Poor Software

In order to use the scanner, you have to download a free app. This is then what you use to control the scanner. The problem is that I couldn't connect my Motorola MaxHD Droid Smartphone running Android to the scanner's WiFi. If it did connect, it then dropped off. I then downloaded the app on my iPad and it worked fine. Next I wanted to test it on my Windows laptop. I downloaded the software, but when I went to install it, it wanted to install Microsoft .NET Framework. I don't think so, not on my MiFi connection. Okay, so let's try it on my Mac. Oops, even though the manual, box and website all say it supports MacOS, there is no app available, just a Windows 7 one.

No Charger

I know there is always pressure to control costs, but selling a rechargeable scanner without a charger seems, well, just daft. You do get a short (16") USB cable and then are supposed to charge it from your laptop (if you have one) or I guess some other USB charger (my iPad charger worked well).


If you want a portable scanner to scan photos with your iPad or iPhone, I think you'd be pretty happy with the Air Copy (although some users complain of slow copy speeds on the fine setting). Is it a step-up from my Docuscan as the literature suggests? No, I don't think so. I'm going to stick with my Docuscan for now at least!

Great use of Technology

Nobody actually likes doing laundry, especially me, that is until now. In fact, I actually thought my laundry basket was broken last year. I would put my clothes in it, but they stopped re-appearing in my closet, all clean and folded. I eventually traced the fault to a missing component in the system ... Tracey was in the UK!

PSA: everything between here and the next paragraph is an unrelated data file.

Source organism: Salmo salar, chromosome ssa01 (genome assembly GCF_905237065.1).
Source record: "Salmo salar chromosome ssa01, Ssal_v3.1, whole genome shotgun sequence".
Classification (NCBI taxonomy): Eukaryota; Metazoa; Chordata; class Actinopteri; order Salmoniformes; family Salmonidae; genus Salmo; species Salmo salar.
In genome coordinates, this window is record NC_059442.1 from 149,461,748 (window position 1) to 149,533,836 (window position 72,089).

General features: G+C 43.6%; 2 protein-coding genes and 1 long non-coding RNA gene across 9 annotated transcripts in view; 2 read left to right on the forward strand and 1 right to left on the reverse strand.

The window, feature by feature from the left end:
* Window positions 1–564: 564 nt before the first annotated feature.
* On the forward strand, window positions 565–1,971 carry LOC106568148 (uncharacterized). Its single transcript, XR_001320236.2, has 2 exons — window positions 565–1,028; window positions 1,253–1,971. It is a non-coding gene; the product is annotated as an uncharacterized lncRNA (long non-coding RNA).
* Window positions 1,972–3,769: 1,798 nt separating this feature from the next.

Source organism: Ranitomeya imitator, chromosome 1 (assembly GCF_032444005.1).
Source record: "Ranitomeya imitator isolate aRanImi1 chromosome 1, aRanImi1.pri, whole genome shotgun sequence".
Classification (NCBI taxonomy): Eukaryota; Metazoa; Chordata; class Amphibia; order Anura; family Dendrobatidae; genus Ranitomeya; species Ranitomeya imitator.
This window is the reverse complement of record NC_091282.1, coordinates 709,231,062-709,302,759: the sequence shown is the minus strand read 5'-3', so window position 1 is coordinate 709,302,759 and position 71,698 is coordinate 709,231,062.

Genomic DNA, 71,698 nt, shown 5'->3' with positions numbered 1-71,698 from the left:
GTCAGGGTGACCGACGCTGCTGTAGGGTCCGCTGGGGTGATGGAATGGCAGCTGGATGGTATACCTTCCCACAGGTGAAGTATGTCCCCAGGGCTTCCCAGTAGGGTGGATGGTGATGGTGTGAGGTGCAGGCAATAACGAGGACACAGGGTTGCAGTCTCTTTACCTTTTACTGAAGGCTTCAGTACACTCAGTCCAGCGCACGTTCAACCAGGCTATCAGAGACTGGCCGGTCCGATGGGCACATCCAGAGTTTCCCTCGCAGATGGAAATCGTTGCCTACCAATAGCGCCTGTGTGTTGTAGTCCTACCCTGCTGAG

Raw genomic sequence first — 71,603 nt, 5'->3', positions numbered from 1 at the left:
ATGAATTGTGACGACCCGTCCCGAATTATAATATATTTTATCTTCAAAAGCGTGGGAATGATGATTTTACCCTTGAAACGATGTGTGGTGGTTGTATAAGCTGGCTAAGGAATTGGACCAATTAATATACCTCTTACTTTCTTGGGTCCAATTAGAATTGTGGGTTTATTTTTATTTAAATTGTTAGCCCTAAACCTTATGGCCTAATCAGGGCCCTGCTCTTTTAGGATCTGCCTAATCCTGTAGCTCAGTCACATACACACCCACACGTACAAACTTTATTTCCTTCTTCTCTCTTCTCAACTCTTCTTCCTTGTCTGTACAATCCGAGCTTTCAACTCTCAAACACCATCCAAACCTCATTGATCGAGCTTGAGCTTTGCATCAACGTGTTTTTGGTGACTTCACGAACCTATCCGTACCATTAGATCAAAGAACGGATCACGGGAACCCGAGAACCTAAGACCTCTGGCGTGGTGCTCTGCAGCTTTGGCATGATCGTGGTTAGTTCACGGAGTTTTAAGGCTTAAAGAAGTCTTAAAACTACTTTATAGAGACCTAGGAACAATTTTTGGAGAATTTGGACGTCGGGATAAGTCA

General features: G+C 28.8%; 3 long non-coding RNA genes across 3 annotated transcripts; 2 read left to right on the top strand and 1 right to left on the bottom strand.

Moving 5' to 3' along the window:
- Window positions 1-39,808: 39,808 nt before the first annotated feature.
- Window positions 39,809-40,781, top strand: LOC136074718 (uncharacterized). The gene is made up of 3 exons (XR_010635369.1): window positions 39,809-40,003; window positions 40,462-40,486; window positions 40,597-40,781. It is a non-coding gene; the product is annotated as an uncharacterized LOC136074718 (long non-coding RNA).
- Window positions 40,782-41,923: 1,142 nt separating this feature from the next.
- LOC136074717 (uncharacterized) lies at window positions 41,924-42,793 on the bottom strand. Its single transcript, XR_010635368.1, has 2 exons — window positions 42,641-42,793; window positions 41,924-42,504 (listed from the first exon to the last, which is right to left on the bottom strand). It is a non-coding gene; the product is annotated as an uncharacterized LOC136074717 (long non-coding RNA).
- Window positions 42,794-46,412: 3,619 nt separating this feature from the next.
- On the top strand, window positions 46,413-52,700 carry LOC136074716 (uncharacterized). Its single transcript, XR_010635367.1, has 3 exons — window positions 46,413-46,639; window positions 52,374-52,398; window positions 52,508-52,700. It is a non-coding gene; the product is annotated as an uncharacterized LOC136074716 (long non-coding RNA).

So back to enjoying doing the laundry. A couple of weeks ago Tracey and I were staying for a night at Lazydays. Now I'm not a big fan of Lazydays (cramped and small sites, weird raised dumps right at the back of the lot and expensive), But, they have a very, very cool laundry.

Here's how it works. The laundry actually has its own website. From there you can actually see how busy the laundry is and even which washers and dryers are free and how long the ones in use have left on their cycle. The photo above is the view from your computer. You can access the website from your smartphone and you get a simplified view.

Impressed? Well, it gets better. After we'd dragged our laundry down there (Ally had "borrowed" our van so we were without transport), we put it in the laundry, only to find that I didn't have any quarters and no cash on me. No problem, the laundry accepted credit cards so you could charge all your washing to your card. Much more convenient than messing with stupid quarters (always thought how antiquated that was).

After paying with our card, we set off the machines and then went to the pool next door. Nothing special there, expect that after 35 mins I got a text message on my phone from the washing machine to say that it had finished! How cool is that? A quick change-over and then the dryers did the same. I was very, very impressed. Now I can't wait to do the laundry again. The only downside is that, as far as I can tell, there's only one of these internet enabled laundries so far. Hopefully more are coming, so if you meet a friendly campground owner, tell them about this service.

Tuesday, January 21, 2014

Alfa Desktop WiFi Booster - Windows 8 Support

The Alfa Desktop WiFi Booster does work with Windows 8, but there is no official Windows 8 driver for this product yet. Some computers are "plug-and-play compatible" meaning that no driver is required, they will just work when you plug in the booster. Others require the driver to be installed.

Unfortunately, the CD that ships with the product does not currently work on Windows 8, but, you can install the driver manually. Below is a video showing you how to do this.

Please note that the Alfa Client Utility (the crab) will not yet work on Windows 8, but you can use Windows to scan for and connect to WiFi networks just like you would normally.